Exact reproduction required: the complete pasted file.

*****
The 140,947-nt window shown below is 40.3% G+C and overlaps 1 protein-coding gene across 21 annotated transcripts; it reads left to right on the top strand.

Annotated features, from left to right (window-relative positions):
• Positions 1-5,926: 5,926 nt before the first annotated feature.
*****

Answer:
The 140,947-nt window shown below is 40.3% G+C and overlaps 1 protein-coding gene across 21 annotated transcripts; it reads left to right on the top strand.

Annotated features, from left to right (window-relative positions):
• Positions 1-5,926: 5,926 nt before the first annotated feature.